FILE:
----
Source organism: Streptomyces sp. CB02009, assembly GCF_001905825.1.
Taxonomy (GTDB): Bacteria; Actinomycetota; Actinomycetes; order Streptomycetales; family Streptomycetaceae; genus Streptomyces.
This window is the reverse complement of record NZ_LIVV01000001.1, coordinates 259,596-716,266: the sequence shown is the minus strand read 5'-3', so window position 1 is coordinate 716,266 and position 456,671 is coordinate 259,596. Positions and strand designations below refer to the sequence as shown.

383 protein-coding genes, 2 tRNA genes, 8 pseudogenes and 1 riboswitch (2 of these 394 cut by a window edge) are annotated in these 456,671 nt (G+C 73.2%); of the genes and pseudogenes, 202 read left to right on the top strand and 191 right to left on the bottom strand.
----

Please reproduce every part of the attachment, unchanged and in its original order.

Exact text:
Source organism: Streptomyces sp. CB02009, assembly GCF_001905825.1.
Taxonomy (GTDB): Bacteria; Actinomycetota; Actinomycetes; order Streptomycetales; family Streptomycetaceae; genus Streptomyces.
This window is the reverse complement of record NZ_LIVV01000001.1, coordinates 259,596-716,266: the sequence shown is the minus strand read 5'-3', so window position 1 is coordinate 716,266 and position 456,671 is coordinate 259,596. Positions and strand designations below refer to the sequence as shown.

383 protein-coding genes, 2 tRNA genes, 8 pseudogenes and 1 riboswitch (2 of these 394 cut by a window edge) are annotated in these 456,671 nt (G+C 73.2%); of the genes and pseudogenes, 202 read left to right on the top strand and 191 right to left on the bottom strand.